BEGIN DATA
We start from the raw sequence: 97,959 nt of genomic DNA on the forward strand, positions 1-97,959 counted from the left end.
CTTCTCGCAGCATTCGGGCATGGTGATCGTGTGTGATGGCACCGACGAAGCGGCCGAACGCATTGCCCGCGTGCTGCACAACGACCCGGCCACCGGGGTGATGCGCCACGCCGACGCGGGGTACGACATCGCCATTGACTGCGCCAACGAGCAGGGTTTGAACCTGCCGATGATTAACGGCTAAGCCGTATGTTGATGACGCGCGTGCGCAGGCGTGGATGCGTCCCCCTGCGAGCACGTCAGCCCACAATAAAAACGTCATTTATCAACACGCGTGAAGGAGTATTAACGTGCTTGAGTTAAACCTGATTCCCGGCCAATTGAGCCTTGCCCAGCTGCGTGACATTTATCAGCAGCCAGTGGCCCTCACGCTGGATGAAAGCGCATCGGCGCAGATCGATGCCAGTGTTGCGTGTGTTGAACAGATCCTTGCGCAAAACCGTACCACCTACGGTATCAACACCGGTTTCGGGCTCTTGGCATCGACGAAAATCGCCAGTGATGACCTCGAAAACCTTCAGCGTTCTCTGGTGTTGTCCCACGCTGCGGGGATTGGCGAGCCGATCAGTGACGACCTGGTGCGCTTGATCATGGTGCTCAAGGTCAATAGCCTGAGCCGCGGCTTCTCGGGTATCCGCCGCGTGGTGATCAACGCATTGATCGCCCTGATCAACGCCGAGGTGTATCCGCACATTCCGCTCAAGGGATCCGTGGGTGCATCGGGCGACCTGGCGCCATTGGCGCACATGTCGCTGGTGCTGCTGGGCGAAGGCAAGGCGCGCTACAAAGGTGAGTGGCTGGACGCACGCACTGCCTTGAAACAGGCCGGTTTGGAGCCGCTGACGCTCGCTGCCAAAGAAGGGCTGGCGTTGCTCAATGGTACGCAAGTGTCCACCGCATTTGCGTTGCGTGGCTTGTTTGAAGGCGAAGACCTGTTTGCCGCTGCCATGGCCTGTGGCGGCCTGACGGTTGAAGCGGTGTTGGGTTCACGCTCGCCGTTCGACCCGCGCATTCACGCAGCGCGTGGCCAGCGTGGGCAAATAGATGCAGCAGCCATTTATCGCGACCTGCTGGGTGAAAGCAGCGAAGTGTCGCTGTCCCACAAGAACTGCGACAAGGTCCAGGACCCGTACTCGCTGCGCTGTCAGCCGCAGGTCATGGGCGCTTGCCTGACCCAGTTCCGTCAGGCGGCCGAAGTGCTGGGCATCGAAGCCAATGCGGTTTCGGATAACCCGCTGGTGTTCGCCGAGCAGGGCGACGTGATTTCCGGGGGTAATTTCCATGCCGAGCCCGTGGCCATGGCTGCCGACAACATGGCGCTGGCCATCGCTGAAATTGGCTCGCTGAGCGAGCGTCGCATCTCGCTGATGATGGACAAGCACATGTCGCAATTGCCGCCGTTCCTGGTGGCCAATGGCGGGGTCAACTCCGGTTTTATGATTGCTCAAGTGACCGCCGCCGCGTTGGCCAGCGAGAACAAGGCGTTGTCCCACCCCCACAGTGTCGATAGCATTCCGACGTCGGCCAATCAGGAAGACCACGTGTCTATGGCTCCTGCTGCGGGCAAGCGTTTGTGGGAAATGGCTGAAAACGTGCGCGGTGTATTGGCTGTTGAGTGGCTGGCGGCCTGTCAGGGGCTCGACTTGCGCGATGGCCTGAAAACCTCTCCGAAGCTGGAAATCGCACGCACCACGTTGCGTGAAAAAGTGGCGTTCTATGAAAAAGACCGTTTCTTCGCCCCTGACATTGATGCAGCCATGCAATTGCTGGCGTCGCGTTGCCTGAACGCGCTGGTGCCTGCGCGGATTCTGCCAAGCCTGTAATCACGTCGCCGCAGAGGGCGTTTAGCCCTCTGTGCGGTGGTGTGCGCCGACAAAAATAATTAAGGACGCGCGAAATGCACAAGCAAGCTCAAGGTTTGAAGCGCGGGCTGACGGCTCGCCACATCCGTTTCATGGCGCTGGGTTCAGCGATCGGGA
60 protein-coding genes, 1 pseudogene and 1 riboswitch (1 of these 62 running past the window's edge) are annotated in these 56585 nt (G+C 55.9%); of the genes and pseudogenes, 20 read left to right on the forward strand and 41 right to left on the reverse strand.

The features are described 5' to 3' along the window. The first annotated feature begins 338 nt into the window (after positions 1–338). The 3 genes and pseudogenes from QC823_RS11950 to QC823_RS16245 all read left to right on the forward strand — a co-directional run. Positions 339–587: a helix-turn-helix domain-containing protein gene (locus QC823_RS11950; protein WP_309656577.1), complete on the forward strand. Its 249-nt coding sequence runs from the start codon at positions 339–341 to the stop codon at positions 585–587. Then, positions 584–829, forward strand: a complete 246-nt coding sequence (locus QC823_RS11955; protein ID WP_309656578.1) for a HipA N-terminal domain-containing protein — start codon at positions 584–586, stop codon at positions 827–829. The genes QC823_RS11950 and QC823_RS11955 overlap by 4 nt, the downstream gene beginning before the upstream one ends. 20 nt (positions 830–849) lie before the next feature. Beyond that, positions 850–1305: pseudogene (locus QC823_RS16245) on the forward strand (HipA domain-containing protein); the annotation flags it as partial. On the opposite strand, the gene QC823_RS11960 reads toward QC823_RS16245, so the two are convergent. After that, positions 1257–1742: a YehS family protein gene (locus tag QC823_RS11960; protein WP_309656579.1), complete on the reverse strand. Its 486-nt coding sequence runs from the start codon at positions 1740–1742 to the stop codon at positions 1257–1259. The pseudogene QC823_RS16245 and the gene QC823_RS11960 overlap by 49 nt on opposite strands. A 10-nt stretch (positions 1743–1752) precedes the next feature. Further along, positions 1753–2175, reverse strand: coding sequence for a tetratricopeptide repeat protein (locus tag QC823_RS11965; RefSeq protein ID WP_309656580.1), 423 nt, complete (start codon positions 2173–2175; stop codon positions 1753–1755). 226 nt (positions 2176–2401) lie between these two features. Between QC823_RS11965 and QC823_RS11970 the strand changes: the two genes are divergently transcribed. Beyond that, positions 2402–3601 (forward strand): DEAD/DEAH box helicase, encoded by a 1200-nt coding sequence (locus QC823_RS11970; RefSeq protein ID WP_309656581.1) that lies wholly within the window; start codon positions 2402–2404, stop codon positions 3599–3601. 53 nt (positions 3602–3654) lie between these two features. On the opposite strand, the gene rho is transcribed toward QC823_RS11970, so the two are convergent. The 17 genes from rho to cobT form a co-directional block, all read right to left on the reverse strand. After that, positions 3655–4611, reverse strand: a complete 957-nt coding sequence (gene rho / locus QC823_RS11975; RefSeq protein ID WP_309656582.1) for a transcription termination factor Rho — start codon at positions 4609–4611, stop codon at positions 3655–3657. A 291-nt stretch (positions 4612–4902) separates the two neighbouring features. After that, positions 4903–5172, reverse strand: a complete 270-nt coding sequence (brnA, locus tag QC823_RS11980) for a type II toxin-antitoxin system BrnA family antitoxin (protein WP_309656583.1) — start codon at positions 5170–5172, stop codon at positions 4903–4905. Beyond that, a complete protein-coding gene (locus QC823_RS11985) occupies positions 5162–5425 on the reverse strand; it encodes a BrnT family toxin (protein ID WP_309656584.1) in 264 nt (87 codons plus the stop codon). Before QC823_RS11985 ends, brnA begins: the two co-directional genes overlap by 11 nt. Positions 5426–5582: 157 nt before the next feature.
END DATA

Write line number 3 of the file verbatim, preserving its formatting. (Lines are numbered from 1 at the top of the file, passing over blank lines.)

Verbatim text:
60 protein-coding genes, 1 pseudogene and 1 riboswitch (1 of these 62 running past the window's edge) are annotated in these 56585 nt (G+C 55.9%); of the genes and pseudogenes, 20 read left to right on the forward strand and 41 right to left on the reverse strand.